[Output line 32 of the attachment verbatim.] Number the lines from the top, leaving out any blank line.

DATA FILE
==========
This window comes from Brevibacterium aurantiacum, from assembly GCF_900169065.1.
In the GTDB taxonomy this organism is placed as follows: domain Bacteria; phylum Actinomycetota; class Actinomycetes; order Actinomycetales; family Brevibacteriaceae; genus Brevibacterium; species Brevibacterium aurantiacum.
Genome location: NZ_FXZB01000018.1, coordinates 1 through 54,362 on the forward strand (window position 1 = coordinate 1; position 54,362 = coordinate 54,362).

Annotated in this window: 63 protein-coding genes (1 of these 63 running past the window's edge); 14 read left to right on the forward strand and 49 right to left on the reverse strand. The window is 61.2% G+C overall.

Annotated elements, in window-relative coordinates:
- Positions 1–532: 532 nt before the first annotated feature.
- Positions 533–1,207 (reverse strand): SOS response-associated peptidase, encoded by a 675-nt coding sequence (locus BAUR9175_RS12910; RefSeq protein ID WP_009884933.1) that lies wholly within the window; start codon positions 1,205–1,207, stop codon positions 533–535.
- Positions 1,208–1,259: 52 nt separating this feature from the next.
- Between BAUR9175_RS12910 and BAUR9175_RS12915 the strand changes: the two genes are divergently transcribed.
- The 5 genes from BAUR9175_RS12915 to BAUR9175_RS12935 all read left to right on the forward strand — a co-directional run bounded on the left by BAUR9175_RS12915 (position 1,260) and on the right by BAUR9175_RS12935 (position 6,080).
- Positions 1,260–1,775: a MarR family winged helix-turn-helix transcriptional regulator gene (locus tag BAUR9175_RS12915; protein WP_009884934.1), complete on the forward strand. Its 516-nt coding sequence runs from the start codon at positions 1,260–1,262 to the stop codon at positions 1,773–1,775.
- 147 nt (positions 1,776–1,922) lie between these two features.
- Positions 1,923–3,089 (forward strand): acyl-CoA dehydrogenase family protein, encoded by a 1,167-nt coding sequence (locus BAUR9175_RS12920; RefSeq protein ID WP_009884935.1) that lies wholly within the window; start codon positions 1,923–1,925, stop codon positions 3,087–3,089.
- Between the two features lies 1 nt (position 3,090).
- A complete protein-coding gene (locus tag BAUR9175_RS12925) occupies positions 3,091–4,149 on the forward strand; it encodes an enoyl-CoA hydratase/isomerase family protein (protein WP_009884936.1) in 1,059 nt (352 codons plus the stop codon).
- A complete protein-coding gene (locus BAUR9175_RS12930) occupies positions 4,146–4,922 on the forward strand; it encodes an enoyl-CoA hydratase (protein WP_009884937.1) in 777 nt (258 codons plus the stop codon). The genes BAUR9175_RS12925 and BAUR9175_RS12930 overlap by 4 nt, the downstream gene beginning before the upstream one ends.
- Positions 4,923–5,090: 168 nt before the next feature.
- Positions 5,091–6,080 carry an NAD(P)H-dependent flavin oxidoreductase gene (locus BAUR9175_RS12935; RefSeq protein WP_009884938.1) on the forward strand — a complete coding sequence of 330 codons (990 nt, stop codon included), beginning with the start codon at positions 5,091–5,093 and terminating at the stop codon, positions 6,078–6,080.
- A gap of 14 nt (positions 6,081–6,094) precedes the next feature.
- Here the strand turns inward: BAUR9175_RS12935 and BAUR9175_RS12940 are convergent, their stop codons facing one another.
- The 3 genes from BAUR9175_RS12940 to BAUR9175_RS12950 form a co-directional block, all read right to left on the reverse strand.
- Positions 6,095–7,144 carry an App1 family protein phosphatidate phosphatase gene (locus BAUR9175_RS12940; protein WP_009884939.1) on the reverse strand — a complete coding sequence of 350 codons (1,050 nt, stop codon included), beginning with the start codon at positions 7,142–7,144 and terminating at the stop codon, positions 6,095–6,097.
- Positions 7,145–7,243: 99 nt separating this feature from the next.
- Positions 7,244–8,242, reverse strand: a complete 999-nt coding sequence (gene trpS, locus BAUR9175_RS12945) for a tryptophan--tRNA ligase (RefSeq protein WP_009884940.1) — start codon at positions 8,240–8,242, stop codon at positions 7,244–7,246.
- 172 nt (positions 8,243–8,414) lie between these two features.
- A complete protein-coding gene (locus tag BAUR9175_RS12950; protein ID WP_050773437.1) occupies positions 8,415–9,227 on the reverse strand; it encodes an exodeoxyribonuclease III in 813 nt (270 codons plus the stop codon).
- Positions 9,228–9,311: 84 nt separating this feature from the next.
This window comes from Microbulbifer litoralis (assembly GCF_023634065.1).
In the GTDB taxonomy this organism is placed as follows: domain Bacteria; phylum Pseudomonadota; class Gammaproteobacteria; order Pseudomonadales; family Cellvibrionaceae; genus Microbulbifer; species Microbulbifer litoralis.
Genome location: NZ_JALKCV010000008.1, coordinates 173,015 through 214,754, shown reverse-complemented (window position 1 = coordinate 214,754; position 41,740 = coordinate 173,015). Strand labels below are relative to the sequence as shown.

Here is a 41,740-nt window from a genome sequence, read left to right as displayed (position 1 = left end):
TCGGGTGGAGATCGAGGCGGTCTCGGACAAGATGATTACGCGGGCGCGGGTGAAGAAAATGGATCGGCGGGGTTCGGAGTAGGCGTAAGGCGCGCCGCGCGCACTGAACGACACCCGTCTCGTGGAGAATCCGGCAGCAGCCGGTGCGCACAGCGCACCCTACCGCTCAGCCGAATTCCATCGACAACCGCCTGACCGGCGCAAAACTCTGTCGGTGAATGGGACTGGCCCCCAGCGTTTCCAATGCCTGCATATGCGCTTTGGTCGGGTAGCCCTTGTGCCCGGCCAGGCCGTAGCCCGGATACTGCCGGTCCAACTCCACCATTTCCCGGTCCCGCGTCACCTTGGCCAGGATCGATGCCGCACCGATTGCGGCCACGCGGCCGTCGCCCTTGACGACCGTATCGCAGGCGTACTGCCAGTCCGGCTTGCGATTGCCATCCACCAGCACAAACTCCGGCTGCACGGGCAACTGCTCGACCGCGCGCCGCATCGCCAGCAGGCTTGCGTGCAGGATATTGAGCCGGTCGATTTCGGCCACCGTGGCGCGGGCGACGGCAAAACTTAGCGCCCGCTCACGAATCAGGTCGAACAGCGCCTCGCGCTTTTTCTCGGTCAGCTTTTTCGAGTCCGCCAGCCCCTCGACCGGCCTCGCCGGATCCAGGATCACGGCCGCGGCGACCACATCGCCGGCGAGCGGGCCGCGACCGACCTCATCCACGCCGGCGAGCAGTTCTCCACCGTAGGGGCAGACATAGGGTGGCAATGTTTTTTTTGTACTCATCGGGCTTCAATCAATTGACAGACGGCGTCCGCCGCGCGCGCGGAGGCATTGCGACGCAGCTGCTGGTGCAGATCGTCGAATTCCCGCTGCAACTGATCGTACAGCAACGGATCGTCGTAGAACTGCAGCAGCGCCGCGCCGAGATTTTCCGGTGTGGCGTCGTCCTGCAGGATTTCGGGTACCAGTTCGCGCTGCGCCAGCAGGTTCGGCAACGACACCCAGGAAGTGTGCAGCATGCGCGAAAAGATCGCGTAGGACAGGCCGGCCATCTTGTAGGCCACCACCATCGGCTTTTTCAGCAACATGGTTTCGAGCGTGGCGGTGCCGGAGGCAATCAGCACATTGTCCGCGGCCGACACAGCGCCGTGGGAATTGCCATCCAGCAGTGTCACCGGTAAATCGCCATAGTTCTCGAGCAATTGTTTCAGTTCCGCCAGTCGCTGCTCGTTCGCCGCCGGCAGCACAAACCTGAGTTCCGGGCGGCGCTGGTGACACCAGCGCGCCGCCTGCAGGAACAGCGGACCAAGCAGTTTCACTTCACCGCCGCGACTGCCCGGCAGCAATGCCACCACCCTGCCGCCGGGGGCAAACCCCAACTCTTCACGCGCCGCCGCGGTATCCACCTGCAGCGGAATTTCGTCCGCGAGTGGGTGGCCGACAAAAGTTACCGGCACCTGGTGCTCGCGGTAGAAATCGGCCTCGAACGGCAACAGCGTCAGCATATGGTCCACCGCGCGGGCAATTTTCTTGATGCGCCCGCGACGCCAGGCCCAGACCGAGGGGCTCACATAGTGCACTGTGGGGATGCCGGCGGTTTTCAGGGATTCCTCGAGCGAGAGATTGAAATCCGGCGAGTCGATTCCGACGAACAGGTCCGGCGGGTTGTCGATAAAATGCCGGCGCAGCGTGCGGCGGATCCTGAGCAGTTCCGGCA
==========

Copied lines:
TCGGGTGGAGATCGAGGCGGTCTCGGACAAGATGATTACGCGGGCGCGGGTGAAGAAAATGGATCGGCGGGGTTCGGAGTAGGCGTAAGGCGCGCCGCGCGCACTGAACGACACCCGTCTCGTGGAGAATCCGGCAGCAGCCGGTGCGCACAGCGCACCCTACCGCTCAGCCGAATTCCATCGACAACCGCCTGACCGGCGCAAAACTCTGTCGGTGAATGGGACTGGCCCCCAGCGTTTCCAATGCCTGCATATGCGCTTTGGTCGGGTAGCCCTTGTGCCCGGCCAGGCCGTAGCCCGGATACTGCCGGTCCAACTCCACCATTTCCCGGTCCCGCGTCACCTTGGCCAGGATCGATGCCGCACCGATTGCGGCCACGCGGCCGTCGCCCTTGACGACCGTATCGCAGGCGTACTGCCAGTCCGGCTTGCGATTGCCATCCACCAGCACAAACTCCGGCTGCACGGGCAACTGCTCGACCGCGCGCCGCATCGCCAGCAGGCTTGCGTGCAGGATATTGAGCCGGTCGATTTCGGCCACCGTGGCGCGGGCGACGGCAAAACTTAGCGCCCGCTCACGAATCAGGTCGAACAGCGCCTCGCGCTTTTTCTCGGTCAGCTTTTTCGAGTCCGCCAGCCCCTCGACCGGCCTCGCCGGATCCAGGATCACGGCCGCGGCGACCACATCGCCGGCGAGCGGGCCGCGACCGACCTCATCCACGCCGGCGAGCAGTTCTCCACCGTAGGGGCAGACATAGGGTGGCAATGTTTTTTTTGTACTCATCGGGCTTCAATCAATTGACAGACGGCGTCCGCCGCGCGCGCGGAGGCATTGCGACGCAGCTGCTGGTGCAGATCGTCGAATTCCCGCTGCAACTGATCGTACAGCAACGGATCGTCGTAGAACTGCAGCAGCGCCGCGCCGAGATTTTCCGGTGTGGCGTCGTCCTGCAGGATTTCGGGTACCAGTTCGCGCTGCGCCAGCAGGTTCGGCAACGACACCCAGGAAGTGTGCAGCATGCGCGAAAAGATCGCGTAGGACAGGCCGGCCATCTTGTAGGCCACCACCATCGGCTTTTTCAGCAACATGGTTTCGAGCGTGGCGGTGCCGGAGGCAATCAGCACATTGTCCGCGGCCGACACAGCGCCGTGGGAATTGCCATCCAGCAGTGTCACCGGTAAATCGCCATAGTTCTCGAGCAATTGTTTCAGTTCCGCCAGTCGCTGCTCGTTCGCCGCCGGCAGCACAAACCTGAGTTCCGGGCGGCGCTGGTGACACCAGCGCGCCGCCTGCAGGAACAGCGGACCAAGCAGTTTCACTTCACCGCCGCGACTGCCCGGCAGCAATGCCACCACCCTGCCGCCGGGGGCAAACCCCAACTCTTCACGCGCCGCCGCGGTATCCACCTGCAGCGGAATTTCGTCCGCGAGTGGGTGGCCGACAAAAGTTACCGGCACCTGGTGCTCGCGGTAGAAATCGGCCTCGAACGGCAACAGCGTCAGCATATGGTCCACCGCGCGGGCAATTTTCTTGATGCGCCCGCGACGCCAGGCCCAGACCGAGGGGCTCACATAGTGCACTGTGGGGATGCCGGCGGTTTTCAGGGATTCCTCGAGCGAGAGATTGAAATCCGGCGAGTCGATTCCGACGAACAGGTCCGGCGGGTTGTCGATAAAATGCCGGCGCAGCGTGCGGCGGATCCTGAGCAGTTCCGGCA